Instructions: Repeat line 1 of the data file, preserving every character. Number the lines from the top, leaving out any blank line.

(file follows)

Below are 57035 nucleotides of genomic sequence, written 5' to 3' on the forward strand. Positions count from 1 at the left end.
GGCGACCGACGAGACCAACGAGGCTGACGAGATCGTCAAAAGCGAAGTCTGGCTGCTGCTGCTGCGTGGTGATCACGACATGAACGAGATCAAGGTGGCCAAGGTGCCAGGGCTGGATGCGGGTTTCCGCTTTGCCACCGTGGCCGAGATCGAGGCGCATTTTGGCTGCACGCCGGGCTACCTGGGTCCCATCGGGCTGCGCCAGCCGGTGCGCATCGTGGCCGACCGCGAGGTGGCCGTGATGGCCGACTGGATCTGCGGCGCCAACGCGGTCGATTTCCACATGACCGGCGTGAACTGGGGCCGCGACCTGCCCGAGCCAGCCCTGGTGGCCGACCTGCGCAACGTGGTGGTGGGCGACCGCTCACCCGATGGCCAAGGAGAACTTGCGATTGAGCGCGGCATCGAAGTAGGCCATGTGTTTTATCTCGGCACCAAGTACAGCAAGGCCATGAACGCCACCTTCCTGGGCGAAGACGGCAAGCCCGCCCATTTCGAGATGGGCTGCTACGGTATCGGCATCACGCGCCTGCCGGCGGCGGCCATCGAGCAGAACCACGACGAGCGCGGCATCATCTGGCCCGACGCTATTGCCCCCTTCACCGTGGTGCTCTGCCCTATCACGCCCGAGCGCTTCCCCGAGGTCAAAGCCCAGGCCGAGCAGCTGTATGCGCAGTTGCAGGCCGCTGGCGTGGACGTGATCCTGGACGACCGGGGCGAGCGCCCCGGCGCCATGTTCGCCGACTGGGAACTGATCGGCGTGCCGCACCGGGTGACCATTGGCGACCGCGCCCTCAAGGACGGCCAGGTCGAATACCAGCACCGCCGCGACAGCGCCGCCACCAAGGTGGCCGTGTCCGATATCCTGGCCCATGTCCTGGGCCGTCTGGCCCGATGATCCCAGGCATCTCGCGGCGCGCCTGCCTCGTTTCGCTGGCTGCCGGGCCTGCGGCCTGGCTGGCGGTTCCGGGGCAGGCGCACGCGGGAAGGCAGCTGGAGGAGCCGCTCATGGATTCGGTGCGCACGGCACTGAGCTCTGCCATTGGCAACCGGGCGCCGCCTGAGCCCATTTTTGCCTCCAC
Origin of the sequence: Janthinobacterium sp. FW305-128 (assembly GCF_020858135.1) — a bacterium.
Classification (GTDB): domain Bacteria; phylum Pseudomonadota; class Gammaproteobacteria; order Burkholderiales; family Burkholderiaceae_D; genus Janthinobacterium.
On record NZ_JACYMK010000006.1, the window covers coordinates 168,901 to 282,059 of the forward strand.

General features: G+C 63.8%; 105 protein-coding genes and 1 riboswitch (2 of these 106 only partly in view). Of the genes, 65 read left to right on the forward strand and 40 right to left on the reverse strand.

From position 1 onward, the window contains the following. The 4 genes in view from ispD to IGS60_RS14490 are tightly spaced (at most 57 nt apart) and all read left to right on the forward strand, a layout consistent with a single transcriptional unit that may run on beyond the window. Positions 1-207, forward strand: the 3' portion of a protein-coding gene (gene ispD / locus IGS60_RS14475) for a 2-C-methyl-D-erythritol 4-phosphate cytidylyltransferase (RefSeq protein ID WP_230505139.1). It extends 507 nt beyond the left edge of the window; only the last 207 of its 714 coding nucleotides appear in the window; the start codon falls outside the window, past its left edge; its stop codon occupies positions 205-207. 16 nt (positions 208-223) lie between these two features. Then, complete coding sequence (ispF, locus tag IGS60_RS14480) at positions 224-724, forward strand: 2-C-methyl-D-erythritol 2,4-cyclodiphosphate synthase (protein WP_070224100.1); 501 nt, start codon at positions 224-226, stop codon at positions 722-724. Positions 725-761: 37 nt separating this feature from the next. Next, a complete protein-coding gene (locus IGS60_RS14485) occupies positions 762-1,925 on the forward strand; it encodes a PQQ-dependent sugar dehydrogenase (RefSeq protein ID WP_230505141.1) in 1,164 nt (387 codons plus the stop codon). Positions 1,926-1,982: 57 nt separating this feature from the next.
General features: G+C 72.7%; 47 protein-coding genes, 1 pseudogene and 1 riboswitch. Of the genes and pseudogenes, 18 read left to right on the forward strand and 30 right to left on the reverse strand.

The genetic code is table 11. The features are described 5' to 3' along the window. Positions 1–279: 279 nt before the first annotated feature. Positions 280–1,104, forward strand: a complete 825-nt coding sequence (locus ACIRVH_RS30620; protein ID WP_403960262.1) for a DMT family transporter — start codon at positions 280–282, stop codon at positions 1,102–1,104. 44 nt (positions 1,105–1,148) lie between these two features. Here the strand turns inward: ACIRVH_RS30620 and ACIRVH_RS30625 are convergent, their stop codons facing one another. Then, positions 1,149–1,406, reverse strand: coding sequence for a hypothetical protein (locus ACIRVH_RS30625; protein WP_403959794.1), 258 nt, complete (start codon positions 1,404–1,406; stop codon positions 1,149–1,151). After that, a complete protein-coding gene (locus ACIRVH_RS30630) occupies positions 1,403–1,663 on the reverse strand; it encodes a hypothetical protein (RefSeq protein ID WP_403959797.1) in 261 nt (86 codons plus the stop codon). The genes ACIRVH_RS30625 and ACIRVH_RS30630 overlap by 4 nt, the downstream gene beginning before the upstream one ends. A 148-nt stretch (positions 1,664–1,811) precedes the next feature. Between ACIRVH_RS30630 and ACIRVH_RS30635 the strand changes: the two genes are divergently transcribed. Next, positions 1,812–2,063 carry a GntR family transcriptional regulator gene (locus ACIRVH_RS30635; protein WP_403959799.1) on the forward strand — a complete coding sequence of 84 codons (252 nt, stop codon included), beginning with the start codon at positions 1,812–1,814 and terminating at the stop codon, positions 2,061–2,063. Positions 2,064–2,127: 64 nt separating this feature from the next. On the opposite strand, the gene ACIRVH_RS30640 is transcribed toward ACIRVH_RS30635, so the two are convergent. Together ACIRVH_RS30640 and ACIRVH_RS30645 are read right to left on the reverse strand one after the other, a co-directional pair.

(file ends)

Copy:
Below are 57035 nucleotides of genomic sequence, written 5' to 3' on the forward strand. Positions count from 1 at the left end.